According to new figures released by Public Health Scotland, some 8,857 people waited more than half a day in A&E last month, accounting for 7.2% of all attendances. 

That's up from 6,644 in December and marks a new record. 

The previous highest level was in December 2022, when 8,821 people waited at least half a day.

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The Scottish Goverment's target is for 95% of patients to be admitted, transferred or discharged within four hours.

However, the latest figures reveal that a total of 43,240 people waited longer than this at the start of the year. It is the second highest number of people waiting record.

Again, the only time the figure has been higher was in December of 2022, when 49,283 people waited more than four hours.

Scottish Lib Dem leader Alex Cole-Hamilton said the NHS was in "crisis".

He said: “Thousands of people waiting over 12 hours at A&E month after month should be something staff and patients never have to suffer through but, under this SNP Government, it’s practically the norm.

“The new Health Secretary needs to act now to pull our NHS out of crisis. Staff and patients cannot afford yet another year of stagnation and no recovery.”

Scottish Tory health spokesman Dr Sandesh Gulhane agreed that the lengthy waiting times had now become the “unacceptable norm”.

“We know these excess waits lead to tragic, needless loss of life,” he said.

“They are the direct result of the dire workforce planning of successive SNP health secretaries, as well as Humza Yousaf’s flimsy recovery plan.

“Despite the best efforts of my frontline colleagues, Scotland’s emergency wards simply can’t cope with the demands placed on them."

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Scottish Labour deputy leader Dame Jackie Baillie said Health Secretary Neil Gray “has been put in charge of an NHS fighting for its life”.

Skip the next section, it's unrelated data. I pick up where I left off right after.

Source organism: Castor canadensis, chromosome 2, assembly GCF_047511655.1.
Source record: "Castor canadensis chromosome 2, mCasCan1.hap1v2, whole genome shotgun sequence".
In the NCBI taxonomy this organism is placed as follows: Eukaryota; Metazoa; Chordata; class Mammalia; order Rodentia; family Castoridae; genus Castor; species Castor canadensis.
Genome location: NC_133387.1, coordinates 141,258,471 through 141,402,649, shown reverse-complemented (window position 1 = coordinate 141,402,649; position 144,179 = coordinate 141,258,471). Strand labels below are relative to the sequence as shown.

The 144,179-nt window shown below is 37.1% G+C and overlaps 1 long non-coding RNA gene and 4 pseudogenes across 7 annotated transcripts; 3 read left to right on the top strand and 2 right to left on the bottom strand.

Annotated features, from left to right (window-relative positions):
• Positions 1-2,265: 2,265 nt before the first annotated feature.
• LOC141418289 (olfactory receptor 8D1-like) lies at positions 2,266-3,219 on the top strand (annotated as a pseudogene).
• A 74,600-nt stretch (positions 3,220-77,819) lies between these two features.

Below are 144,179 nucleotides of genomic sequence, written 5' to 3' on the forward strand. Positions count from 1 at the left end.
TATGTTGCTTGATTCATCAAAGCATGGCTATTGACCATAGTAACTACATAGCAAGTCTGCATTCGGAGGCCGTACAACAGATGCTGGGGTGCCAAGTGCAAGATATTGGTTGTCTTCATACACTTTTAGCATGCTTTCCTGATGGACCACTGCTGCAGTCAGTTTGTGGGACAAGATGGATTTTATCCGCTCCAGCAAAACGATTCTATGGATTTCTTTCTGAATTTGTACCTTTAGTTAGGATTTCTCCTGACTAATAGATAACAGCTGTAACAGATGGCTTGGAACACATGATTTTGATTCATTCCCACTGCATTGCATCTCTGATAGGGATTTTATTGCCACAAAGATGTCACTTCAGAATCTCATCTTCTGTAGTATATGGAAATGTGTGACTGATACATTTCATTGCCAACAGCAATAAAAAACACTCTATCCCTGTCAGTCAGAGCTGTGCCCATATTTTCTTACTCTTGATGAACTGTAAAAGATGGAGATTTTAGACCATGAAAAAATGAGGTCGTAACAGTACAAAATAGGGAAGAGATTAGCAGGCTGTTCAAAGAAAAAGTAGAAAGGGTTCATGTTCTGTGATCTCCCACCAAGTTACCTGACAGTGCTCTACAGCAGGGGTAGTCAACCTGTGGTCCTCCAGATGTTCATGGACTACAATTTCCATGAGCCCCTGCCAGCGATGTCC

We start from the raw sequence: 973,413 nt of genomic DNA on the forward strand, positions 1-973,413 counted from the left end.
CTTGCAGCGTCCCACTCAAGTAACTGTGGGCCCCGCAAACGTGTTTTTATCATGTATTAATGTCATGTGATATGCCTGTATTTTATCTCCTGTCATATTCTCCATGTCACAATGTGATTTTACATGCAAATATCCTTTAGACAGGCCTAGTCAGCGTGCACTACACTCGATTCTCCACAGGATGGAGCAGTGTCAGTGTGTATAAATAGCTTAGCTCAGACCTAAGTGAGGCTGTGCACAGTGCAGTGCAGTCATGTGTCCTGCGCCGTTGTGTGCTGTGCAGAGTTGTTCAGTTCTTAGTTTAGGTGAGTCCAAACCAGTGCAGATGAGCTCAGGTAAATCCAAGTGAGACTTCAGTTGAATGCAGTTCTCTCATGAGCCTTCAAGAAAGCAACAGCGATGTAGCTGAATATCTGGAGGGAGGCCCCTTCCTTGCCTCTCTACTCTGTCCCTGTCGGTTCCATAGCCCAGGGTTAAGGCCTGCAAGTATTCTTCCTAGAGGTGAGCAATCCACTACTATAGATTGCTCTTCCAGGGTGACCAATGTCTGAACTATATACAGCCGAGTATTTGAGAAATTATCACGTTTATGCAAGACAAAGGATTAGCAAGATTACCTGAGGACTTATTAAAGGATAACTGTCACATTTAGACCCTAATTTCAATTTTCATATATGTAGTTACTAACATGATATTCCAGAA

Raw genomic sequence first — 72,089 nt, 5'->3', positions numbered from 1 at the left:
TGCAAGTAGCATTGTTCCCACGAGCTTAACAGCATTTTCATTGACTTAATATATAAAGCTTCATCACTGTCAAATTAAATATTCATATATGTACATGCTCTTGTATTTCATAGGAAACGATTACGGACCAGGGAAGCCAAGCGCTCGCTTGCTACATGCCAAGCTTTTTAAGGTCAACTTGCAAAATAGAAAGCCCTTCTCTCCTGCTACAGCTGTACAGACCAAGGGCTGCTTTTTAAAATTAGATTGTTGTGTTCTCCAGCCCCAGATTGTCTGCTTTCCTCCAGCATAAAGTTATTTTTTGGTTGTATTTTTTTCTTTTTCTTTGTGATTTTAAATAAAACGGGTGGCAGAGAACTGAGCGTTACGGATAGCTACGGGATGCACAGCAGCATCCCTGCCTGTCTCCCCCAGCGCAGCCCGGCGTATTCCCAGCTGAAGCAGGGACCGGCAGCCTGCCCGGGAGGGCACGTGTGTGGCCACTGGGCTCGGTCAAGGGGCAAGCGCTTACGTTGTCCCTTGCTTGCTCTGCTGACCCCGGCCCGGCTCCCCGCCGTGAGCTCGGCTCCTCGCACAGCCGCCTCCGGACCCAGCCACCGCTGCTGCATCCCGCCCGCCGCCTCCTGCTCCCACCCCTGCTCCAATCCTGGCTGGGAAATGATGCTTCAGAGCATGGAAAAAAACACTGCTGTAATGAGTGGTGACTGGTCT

“This chaos is not just the handiwork of Michael Matheson or Humza Yousaf before him – it is the culmination of 17 years of SNP incompetence,” she said.

“Patients are being left stranded for hours on end because overstretched A&Es simply cannot cope.”

She added: “Neil Gray has a huge challenge ahead to tackle this crisis and bring our NHS back from the brink, but it is essential that he does so.”

A spokesperson for the Scottish Government said: “We know that long delays remain too high and we continue to work with boards to reduce these instances, which are not unique to Scotland.

“A&E performance is impacted by pressures from across the wider health and social care system which is why our unscheduled care collaborative programme is taking a whole system approach as we work with health boards to deliver sustained improvement.

“Hospital bed occupancy continues to be a major factor impacting on performance.

“To address this, the delayed discharge and hospital occupancy action plan is being implemented at pace, delivering actions we know work to ensure patients receive the right care in the right setting.”

There was some good news in the most recent weekly figures, which showed the proportion of patients seen and subsequently admitted, transferred or discharged within four hours rising to 64.1% in the week up to February 25 from 62.8% the previous week.